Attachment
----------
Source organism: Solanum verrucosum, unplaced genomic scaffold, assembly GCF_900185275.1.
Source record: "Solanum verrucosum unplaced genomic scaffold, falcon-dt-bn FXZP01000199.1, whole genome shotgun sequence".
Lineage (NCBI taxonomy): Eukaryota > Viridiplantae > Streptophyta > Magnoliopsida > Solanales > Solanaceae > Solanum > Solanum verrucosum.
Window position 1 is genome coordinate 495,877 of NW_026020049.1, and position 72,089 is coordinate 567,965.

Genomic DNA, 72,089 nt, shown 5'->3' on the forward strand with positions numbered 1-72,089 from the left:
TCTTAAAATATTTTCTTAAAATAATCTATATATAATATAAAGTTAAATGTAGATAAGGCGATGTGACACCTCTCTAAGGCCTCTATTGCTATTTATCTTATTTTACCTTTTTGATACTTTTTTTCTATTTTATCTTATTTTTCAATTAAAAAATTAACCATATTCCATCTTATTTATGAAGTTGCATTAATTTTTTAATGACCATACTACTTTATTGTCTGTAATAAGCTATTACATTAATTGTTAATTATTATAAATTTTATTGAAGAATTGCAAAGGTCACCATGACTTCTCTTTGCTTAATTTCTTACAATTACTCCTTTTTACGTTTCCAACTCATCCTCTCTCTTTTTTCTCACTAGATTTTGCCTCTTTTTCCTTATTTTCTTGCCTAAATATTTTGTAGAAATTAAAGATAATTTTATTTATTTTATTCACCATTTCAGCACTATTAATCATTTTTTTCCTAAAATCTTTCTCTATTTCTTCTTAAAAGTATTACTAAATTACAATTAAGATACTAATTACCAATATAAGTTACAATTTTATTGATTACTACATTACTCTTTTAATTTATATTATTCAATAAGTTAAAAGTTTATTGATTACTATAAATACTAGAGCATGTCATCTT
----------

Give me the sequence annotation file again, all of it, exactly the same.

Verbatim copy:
Source organism: Solanum verrucosum, unplaced genomic scaffold, assembly GCF_900185275.1.
Source record: "Solanum verrucosum unplaced genomic scaffold, falcon-dt-bn FXZP01000199.1, whole genome shotgun sequence".
Lineage (NCBI taxonomy): Eukaryota > Viridiplantae > Streptophyta > Magnoliopsida > Solanales > Solanaceae > Solanum > Solanum verrucosum.
Window position 1 is genome coordinate 495,877 of NW_026020049.1, and position 72,089 is coordinate 567,965.

Genomic DNA, 72,089 nt, shown 5'->3' on the forward strand with positions numbered 1-72,089 from the left:
TCTTAAAATATTTTCTTAAAATAATCTATATATAATATAAAGTTAAATGTAGATAAGGCGATGTGACACCTCTCTAAGGCCTCTATTGCTATTTATCTTATTTTACCTTTTTGATACTTTTTTTCTATTTTATCTTATTTTTCAATTAAAAAATTAACCATATTCCATCTTATTTATGAAGTTGCATTAATTTTTTAATGACCATACTACTTTATTGTCTGTAATAAGCTATTACATTAATTGTTAATTATTATAAATTTTATTGAAGAATTGCAAAGGTCACCATGACTTCTCTTTGCTTAATTTCTTACAATTACTCCTTTTTACGTTTCCAACTCATCCTCTCTCTTTTTTCTCACTAGATTTTGCCTCTTTTTCCTTATTTTCTTGCCTAAATATTTTGTAGAAATTAAAGATAATTTTATTTATTTTATTCACCATTTCAGCACTATTAATCATTTTTTTCCTAAAATCTTTCTCTATTTCTTCTTAAAAGTATTACTAAATTACAATTAAGATACTAATTACCAATATAAGTTACAATTTTATTGATTACTACATTACTCTTTTAATTTATATTATTCAATAAGTTAAAAGTTTATTGATTACTATAAATACTAGAGCATGTCATCTT